The COVID-19 pandemic offers a unique opportunity to reorient priorities and reset our relationship with the ocean. Emerging from the pandemic, a global ‘blue recovery’ should focus rebuilding equitable, resilient, and sustainable blue economies, protecting ocean health as we leverage ocean wealth.
The Commonwealth's work to prevent and counter violent extremism in Africa has been bolstered by a pioneering online initiative.
Barbados has announced it is joining Seychelles to co-champion Commonwealth action on marine protected areas, a vital area in promoting ocean conservation and the sustainable blue economy.
As we look around the globe at the impact of the pandemic, one thing is clear: we are all in the same storm, even if we aren’t all in the same boat. While more affluent nations are now rolling out second vaccine doses, health workers across the world, from the Pacific to Africa, and the Caribbean and Latin America to Asia, are still awaiting their first doses, have inadequate testing capacity, are juggling erratic oxygen supplies and are still forced to customise out-of-date PPE.
Commonwealth member countries are supporting a call to “reset and rebuild” equitable, resilient ocean economies in the wake of the devastating impacts caused by the COVID-19 pandemic.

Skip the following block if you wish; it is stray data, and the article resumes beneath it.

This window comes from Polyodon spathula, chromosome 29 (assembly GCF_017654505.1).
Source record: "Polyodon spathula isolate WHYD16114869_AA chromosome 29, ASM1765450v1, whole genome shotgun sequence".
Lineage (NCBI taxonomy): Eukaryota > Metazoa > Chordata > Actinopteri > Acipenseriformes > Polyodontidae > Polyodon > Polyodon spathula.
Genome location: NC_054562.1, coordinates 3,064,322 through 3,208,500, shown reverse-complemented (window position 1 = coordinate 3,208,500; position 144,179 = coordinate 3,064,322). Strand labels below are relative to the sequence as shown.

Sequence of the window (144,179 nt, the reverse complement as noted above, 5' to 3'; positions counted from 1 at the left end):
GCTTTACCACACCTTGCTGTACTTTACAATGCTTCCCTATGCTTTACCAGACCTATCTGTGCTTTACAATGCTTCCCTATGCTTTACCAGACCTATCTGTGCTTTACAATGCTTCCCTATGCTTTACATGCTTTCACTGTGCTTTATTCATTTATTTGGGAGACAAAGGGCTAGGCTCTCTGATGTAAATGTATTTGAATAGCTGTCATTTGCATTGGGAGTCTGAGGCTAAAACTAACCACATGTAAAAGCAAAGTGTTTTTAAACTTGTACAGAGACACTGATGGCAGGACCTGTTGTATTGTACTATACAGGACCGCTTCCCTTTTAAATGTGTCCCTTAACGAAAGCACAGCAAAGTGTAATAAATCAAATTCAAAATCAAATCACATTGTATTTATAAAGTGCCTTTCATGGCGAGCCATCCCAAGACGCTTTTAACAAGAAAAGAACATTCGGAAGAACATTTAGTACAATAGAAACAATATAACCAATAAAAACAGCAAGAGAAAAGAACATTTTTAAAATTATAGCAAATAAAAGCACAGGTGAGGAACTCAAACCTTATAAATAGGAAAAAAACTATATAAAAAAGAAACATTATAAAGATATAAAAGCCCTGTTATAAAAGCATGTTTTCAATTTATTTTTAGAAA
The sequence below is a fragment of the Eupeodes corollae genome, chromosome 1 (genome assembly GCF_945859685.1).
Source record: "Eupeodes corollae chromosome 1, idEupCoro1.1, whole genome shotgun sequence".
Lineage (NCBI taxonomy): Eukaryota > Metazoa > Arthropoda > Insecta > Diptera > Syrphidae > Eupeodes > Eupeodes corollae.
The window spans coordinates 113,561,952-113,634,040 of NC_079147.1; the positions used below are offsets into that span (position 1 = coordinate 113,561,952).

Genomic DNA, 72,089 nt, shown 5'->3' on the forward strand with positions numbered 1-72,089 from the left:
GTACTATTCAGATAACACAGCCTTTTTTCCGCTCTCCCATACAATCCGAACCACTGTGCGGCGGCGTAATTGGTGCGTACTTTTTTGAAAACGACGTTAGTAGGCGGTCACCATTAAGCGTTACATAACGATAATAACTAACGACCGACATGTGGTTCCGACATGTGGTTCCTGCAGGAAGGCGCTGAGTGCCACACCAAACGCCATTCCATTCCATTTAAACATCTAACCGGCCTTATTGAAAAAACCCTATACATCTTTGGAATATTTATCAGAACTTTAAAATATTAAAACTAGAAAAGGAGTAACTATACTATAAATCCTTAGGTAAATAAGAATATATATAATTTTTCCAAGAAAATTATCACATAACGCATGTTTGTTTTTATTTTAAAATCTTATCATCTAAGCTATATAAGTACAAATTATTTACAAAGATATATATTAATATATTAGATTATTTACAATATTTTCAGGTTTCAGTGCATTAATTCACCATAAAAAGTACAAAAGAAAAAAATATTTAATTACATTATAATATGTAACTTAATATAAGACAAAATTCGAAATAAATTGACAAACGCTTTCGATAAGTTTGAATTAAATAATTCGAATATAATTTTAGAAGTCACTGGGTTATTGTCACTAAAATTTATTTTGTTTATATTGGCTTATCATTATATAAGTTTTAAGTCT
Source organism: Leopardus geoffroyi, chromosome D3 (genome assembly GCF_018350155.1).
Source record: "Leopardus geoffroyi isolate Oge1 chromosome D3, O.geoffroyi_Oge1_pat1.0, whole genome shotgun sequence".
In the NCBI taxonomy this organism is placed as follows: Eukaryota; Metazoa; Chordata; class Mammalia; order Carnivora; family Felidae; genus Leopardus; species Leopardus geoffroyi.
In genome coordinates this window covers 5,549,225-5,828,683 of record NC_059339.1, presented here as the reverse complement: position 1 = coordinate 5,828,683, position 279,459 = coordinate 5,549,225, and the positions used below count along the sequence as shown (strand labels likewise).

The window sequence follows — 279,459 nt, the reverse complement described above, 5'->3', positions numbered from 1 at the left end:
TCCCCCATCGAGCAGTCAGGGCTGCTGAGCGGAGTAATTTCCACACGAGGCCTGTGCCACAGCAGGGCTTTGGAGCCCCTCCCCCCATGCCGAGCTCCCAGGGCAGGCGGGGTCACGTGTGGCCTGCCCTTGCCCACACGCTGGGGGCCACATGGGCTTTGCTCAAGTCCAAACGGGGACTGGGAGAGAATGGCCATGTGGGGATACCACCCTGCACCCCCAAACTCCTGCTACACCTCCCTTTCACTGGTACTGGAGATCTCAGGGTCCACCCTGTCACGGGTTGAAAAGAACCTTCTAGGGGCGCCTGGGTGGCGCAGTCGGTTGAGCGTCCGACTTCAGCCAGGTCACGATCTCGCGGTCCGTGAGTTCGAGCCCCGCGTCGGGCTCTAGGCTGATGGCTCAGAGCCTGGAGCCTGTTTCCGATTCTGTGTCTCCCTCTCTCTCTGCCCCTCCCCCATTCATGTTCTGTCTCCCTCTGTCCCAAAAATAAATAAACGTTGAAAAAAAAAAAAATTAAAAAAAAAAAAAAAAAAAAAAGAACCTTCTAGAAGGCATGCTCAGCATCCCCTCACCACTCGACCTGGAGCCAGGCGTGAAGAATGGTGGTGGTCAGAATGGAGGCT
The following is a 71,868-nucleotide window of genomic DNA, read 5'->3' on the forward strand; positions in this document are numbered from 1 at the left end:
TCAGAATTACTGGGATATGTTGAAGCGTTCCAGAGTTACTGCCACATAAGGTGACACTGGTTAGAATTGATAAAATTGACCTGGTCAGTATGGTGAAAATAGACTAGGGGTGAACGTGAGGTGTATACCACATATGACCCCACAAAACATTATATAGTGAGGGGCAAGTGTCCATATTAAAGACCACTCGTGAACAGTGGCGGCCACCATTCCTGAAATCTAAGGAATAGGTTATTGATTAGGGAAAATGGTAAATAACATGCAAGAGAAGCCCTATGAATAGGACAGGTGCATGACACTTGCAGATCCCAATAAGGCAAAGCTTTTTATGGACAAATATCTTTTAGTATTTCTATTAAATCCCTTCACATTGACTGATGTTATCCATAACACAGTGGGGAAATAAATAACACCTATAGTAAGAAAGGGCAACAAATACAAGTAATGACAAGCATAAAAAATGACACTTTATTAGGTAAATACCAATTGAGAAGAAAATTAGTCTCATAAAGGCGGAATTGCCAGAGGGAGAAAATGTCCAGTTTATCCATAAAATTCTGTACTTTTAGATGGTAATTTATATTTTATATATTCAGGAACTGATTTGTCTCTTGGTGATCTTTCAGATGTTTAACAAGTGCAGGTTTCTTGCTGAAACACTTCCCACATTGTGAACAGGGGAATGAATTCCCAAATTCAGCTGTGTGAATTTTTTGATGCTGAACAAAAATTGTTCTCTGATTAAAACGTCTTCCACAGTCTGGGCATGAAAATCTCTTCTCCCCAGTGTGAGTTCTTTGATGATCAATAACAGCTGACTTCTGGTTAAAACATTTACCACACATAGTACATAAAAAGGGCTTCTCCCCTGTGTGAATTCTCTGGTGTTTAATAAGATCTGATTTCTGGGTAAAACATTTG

The Commonwealth Secretariat is setting out to transform itself into a more fit-for-purpose partner to deliver the Sustainable Development Goals by 2030 in the face multiple, interlocking global crises.
A blog by Tukiya-Kaunda Mutupa, a Health Consultant at the Commonwealth Secretariat
Commonwealth health ministers have today issued a joint statement after their annual meeting in which they called for swift and equal access to COVID-19 vaccines for everyone around the world. In the statement on behalf of the 54 Commonwealth member countries, they expressed deep concern over the stark gaps in access and delivery of doses, especially in poor countries, and called for “fair and transparent” pricing for the vaccine.
The Commonwealth Secretariat has launched an online database to help member countries be aware of and access more than US$170 million of international funding available for ocean-related projects.
At a newly-formed Global SIDS Leadership Group in Brussels this month, Commonwealth Secretary-General, Patricia Scotland urged the international and bilateral donor community to address the impact of climate change on women and young girls in Small Island Developing States.